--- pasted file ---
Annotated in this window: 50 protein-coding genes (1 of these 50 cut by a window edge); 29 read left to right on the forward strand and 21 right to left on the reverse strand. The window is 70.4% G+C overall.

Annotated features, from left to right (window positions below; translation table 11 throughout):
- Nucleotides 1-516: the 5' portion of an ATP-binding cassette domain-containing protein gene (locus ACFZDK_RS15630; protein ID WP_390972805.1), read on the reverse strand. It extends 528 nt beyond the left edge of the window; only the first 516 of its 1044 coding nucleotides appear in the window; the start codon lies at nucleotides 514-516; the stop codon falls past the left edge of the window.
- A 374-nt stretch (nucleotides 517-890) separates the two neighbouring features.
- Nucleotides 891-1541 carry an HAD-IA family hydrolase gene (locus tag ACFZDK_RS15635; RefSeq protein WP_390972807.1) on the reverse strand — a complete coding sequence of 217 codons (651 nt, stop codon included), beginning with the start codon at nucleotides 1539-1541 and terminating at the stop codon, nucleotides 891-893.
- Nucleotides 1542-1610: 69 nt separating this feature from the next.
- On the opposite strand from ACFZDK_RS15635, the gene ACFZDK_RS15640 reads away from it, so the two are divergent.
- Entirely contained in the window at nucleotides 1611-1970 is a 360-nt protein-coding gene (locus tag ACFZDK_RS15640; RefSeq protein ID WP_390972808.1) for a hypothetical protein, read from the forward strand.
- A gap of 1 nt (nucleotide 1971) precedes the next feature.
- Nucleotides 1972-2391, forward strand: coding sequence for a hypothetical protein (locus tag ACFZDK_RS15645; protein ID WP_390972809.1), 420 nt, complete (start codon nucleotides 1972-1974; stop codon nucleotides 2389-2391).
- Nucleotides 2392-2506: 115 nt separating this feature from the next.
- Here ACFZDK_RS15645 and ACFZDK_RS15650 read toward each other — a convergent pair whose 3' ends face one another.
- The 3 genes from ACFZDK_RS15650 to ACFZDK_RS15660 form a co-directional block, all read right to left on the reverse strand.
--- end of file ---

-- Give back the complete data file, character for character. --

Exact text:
Annotated in this window: 50 protein-coding genes (1 of these 50 cut by a window edge); 29 read left to right on the forward strand and 21 right to left on the reverse strand. The window is 70.4% G+C overall.

Annotated features, from left to right (window positions below; translation table 11 throughout):
- Nucleotides 1-516: the 5' portion of an ATP-binding cassette domain-containing protein gene (locus ACFZDK_RS15630; protein ID WP_390972805.1), read on the reverse strand. It extends 528 nt beyond the left edge of the window; only the first 516 of its 1044 coding nucleotides appear in the window; the start codon lies at nucleotides 514-516; the stop codon falls past the left edge of the window.
- A 374-nt stretch (nucleotides 517-890) separates the two neighbouring features.
- Nucleotides 891-1541 carry an HAD-IA family hydrolase gene (locus tag ACFZDK_RS15635; RefSeq protein WP_390972807.1) on the reverse strand — a complete coding sequence of 217 codons (651 nt, stop codon included), beginning with the start codon at nucleotides 1539-1541 and terminating at the stop codon, nucleotides 891-893.
- Nucleotides 1542-1610: 69 nt separating this feature from the next.
- On the opposite strand from ACFZDK_RS15635, the gene ACFZDK_RS15640 reads away from it, so the two are divergent.
- Entirely contained in the window at nucleotides 1611-1970 is a 360-nt protein-coding gene (locus tag ACFZDK_RS15640; RefSeq protein ID WP_390972808.1) for a hypothetical protein, read from the forward strand.
- A gap of 1 nt (nucleotide 1971) precedes the next feature.
- Nucleotides 1972-2391, forward strand: coding sequence for a hypothetical protein (locus tag ACFZDK_RS15645; protein ID WP_390972809.1), 420 nt, complete (start codon nucleotides 1972-1974; stop codon nucleotides 2389-2391).
- Nucleotides 2392-2506: 115 nt separating this feature from the next.
- Here ACFZDK_RS15645 and ACFZDK_RS15650 read toward each other — a convergent pair whose 3' ends face one another.
- The 3 genes from ACFZDK_RS15650 to ACFZDK_RS15660 form a co-directional block, all read right to left on the reverse strand.